Ironman Coeur d'Alene - Heather's Race Report
Winning an Ironman is a spectacular experience, but this past Sunday's win at Ironman Coeur d'Alene - my very first Ironman as an age-grouper in 2006, my first pro win in 2008, and the scene of the most heartbreaking day in my athletic career (last year) - may just take the cake!
If you are not familiar with what happened last year you can read my blog here. Needless to say, I had some bad memories from the race, and when I rode the course on Tuesday of race week I felt sick to my stomach passing the place where I was stuck on the side of the road for so long, and where I finally got pulled from the course with a DQ at run mile 21.
The rest of the week leading up involved a lot of mental exercise to turn my outlook to a positive one and I was really happy to succeed in feeling calm and positive - ready to write a new chapter in my history of this race!
We got super lucky with the conditions on race day - warm, calm, and dry - sandwiched in between some very uninspiring days of cold temps and serious wind and rain. There was a big full moon in the morning and a bit of fog settled over the lake to start, creating a pretty stunning atmosphere! Thanks to Nils Nilsen for the AMAZING photos (and to my dad and fb friends, or otherwise labeled, for the rest of them).
It was a two loop swim and I lead a little group for 1.5 loops of it, finally getting on some feet and exiting in 4th when a group of super fast age-group swimmers caught us on their first loop and changed up the dynamic. It was nice to have some people to chase at the end to keep pushing!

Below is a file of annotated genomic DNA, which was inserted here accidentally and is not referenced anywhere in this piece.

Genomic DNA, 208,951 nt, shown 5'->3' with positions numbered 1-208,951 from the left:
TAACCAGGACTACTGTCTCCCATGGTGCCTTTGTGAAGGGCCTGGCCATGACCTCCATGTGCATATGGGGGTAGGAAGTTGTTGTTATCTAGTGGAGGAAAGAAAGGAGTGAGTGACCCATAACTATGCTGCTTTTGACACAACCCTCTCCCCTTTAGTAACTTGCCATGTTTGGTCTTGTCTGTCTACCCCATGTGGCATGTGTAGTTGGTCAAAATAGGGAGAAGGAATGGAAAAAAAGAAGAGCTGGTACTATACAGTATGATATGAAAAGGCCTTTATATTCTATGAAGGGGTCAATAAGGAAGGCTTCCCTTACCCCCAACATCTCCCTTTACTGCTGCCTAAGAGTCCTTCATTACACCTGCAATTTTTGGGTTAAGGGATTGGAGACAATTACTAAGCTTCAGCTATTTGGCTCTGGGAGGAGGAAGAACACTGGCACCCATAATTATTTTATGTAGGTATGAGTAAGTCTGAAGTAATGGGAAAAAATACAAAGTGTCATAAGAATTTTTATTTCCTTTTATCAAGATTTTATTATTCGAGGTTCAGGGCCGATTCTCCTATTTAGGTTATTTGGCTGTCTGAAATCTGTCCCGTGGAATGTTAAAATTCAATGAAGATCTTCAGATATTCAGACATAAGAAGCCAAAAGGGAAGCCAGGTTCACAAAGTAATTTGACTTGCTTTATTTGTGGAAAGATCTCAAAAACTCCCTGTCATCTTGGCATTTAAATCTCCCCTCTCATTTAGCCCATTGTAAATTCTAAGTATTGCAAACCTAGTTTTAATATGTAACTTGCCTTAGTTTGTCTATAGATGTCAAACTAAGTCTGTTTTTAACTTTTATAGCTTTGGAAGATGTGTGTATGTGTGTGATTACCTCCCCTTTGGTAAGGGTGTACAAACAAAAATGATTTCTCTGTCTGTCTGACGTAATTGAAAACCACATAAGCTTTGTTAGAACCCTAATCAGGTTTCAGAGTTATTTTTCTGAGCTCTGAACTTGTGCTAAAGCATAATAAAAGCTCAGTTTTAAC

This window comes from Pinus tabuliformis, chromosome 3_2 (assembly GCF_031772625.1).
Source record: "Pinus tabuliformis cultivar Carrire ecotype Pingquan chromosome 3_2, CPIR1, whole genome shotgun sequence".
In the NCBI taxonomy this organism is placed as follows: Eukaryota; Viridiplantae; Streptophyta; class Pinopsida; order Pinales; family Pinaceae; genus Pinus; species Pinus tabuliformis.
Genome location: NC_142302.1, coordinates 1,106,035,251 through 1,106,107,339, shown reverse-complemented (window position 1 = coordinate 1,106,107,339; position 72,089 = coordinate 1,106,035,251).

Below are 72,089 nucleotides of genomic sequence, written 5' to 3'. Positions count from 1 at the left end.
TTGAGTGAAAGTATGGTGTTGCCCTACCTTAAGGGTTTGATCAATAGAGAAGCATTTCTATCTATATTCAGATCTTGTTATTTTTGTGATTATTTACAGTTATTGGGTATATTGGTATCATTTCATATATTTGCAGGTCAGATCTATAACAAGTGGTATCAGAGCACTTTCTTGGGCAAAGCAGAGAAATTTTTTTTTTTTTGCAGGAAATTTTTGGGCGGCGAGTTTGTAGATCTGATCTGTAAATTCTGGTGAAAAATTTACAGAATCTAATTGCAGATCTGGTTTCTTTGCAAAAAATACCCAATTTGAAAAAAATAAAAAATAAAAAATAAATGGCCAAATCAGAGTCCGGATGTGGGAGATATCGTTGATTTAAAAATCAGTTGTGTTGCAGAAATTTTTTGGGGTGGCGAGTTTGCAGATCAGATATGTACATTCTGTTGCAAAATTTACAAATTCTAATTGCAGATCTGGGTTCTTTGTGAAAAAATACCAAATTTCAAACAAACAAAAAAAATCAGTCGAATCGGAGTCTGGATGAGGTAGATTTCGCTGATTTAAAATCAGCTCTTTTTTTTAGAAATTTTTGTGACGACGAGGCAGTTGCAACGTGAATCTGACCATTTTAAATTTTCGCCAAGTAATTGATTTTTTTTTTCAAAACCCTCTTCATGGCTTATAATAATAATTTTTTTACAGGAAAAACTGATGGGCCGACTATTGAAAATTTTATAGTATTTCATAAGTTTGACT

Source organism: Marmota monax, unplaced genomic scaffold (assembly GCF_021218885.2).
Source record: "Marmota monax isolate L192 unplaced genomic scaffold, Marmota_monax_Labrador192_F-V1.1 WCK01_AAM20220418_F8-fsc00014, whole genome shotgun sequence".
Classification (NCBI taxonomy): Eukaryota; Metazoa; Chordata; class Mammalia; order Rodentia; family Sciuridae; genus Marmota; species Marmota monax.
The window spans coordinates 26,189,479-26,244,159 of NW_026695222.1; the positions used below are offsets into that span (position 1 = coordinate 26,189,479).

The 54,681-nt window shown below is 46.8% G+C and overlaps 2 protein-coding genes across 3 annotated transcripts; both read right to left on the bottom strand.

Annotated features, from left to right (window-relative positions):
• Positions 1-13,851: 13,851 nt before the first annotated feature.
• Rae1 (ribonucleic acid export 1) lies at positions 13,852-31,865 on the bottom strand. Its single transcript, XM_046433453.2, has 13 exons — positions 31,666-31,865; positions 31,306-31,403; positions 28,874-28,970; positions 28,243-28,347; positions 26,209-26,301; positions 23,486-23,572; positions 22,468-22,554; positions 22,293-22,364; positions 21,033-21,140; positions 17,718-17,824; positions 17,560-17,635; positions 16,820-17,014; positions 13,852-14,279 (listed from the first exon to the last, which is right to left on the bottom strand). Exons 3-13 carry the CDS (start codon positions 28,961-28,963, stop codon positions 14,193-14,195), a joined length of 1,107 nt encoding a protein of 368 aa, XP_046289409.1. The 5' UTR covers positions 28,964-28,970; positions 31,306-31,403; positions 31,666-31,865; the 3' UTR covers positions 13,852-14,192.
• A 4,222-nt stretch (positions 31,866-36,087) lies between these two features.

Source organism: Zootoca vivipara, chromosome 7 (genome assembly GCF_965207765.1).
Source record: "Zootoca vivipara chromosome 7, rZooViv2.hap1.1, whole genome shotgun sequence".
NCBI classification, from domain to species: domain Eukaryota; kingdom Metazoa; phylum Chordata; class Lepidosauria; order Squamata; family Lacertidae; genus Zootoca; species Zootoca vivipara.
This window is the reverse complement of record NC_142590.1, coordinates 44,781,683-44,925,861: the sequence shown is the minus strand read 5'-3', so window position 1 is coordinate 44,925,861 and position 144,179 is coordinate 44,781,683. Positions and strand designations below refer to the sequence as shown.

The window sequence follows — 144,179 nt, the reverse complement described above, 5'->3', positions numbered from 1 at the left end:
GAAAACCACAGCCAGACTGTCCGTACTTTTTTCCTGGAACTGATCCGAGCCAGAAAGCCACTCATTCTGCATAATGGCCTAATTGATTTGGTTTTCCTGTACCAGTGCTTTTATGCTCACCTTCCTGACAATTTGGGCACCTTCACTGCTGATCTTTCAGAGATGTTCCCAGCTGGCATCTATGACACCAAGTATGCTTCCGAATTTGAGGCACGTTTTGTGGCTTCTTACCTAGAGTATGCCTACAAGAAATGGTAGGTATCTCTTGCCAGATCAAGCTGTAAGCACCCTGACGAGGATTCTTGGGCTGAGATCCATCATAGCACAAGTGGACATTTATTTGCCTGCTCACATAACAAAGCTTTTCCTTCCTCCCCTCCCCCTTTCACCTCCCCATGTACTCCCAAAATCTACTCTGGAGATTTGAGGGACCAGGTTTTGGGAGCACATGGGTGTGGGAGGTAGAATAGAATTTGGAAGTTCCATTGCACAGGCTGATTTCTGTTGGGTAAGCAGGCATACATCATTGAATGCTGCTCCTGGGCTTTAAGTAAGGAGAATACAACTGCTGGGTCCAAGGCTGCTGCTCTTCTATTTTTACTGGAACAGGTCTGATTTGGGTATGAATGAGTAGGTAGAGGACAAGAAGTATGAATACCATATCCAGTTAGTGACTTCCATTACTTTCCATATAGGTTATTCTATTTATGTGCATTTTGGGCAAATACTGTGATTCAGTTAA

I was 4th out of the water in 55:40, but first out of transition and I managed to stay there for the rest of the day.
The CdA bike course is an awesome one, starting with a little out-and-back along the lake, a trip through the high-energy downtown, and then the majority of the ride south on the challenging terrain of Hwy 95. The legs felt great, I was in a good rhythm, and I got a couple splits that I had opened up about an 8min gap to 2nd place after the far turn-around of the first loop.
On the return trip of the first loop of the bike - going down the big hill (Mica grade?) I hit a sharp metal something that sliced open my front sidewall. I heard that heart-wrenching "PSHHHHH" and felt the instant flat - but fortunately with the tubular I was able to keep it under control and come to a stop. It was a bad luck/good luck thing, though because I saw neutral support up the road a little and I was able to roll up slowly, then run across the road and switch out a new front wheel.
My front brakes then didn't work for the rest of the race b/c they were spaced for the Rolf TDF6 carbon wheel, not the metal rimmed (and extremely aerodynamically inferior - though I tried not to let that bug me too much) spare which made the cornering thru town a bit more interesting. Still, I probably lost less time than I would have putting my spare tubular on. Note the not very awesome, but at the same time very awesome, spare wheel in the photo below. I'm so grateful it carried me for well over half of the 180km ride.
On the way back out for the second loop of the bike, there was an athlete that crashed seriously on the bridge in a really tight no pass zone and ambulances were there with EMT people helping him out so they stopped athletes for safety. I had clawed back my minutes from the flat and was pretty stressed even as I was like - "wow I hope he is okay" (you either know, or can image how it is -> full on race mode). I stopped but saw that I could maybe sneak around on the outer (east) side of the bridge, and just sort of thought, "if my competition is now 12 min back they're not going to have to stop for this", so that's what I did.